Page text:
Monday, February 13, 2012

West Beach

The Hastie Lake boat launch is built on a depositional beach - in this case, a small spit that interrupts a long stretch of high bluffs.  Of course, it's hard to tell it's a spit beneath the asphalt, the riprap, and the houses.  There are more photos of the area in the preceding post and at:  Hastie Lake: Nov 2011.

The spit terminates about a quarter mile north of the boat ramp and the bluff begins to rise again.  The till gradually emerges above beach level and the bluffs continue to get higher.  Continuing north, the bottom of the till finally appears and the underlying stratified sediments emerge.  A few hundred feet farther north and the entire lower bluff consists of Whidbey Formation and the till, if it remains at all, is much thinner and much higher in the sequence.

Gerry Thorsen first called my attention to the distinct dogleg in the bluffs at the point where the till rises above the beach.  The till resists erosion south of the point much better than the Whidbey Formation to the north.  This is a nice example of how lithology at beach level can influence erosion rates.  It is not the only factor - wave exposure and beach character are both important, too.

The Whidbey Formation - imagine rivers flowing north across a broad floodplain towards a long-gone delta somewhere in the Strait of Juan de Fuca about 100,000 years ago - makes up a bulk of the bluffs to the north all the way to Swan Lake.  The bluffs rise to upwards of 250', higher if you include the perched dunes along the top edge of these bluffs (most now bulldozed for home sites).  Perched dunes, in case you weren't paying attention two years ago in Michigan (Grand Sable Dunes:  June 2010), are dunes formed by sand blown up and over the top of sandy bluffs.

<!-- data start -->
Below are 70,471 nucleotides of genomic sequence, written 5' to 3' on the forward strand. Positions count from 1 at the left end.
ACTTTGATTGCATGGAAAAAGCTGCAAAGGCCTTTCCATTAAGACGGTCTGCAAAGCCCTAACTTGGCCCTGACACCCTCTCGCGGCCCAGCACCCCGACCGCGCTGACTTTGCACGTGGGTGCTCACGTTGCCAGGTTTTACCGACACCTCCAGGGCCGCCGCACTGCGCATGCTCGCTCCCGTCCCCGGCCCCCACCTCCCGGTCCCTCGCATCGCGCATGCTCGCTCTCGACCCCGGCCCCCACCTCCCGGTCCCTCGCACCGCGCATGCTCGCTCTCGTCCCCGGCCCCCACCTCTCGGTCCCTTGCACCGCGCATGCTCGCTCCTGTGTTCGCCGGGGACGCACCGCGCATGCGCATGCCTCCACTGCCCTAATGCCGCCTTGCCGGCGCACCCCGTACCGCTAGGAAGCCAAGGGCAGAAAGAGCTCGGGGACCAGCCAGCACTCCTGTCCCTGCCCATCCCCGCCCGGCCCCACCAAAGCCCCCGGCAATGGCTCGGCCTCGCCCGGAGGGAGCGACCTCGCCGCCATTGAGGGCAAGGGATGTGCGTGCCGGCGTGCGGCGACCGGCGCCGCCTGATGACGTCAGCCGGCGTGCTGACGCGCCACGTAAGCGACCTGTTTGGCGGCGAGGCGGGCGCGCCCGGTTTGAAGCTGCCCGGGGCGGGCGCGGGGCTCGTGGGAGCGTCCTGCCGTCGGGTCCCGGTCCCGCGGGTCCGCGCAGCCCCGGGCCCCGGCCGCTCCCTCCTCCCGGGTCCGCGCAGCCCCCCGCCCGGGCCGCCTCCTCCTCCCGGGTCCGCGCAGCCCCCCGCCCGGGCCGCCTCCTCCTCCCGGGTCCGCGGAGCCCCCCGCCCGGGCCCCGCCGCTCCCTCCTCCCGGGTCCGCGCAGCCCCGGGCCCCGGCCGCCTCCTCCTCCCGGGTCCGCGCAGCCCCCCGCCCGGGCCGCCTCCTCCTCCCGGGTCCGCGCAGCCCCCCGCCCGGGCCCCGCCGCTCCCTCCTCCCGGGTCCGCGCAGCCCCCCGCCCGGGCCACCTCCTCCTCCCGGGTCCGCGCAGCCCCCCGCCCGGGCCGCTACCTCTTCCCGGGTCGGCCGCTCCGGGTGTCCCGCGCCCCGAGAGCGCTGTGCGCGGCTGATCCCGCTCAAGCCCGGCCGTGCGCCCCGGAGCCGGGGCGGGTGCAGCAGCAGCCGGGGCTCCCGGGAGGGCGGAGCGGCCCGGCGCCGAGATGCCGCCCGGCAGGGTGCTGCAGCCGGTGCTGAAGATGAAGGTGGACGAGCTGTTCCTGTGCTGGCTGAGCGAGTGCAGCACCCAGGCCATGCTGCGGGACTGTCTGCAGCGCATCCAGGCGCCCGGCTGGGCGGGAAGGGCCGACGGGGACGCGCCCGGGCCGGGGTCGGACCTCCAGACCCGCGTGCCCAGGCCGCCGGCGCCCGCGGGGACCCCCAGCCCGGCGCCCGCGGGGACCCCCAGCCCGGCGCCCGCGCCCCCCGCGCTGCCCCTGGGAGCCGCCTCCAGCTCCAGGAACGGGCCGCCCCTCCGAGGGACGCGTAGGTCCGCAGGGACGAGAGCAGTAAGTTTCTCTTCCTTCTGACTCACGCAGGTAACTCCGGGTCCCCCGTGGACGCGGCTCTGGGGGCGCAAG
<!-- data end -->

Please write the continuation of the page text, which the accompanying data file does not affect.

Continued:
Air Photo Note.  The Department of Ecology has just upgraded it's online coastal Atlas and air photo site.  You can find it at:
Washington State Coastal Atlas

It takes a little learning to navigate, but it is an incredibly powerful site, with a number of useful tools.  One feature, that I have long wanted, is the ability to link to individual photos.  I'll be looking for new ways to link between the blog and the Atlas in coming months.

Here's a link to a photo of the dogleg north of Hastie Lake:  2006 PHOTO

No comments: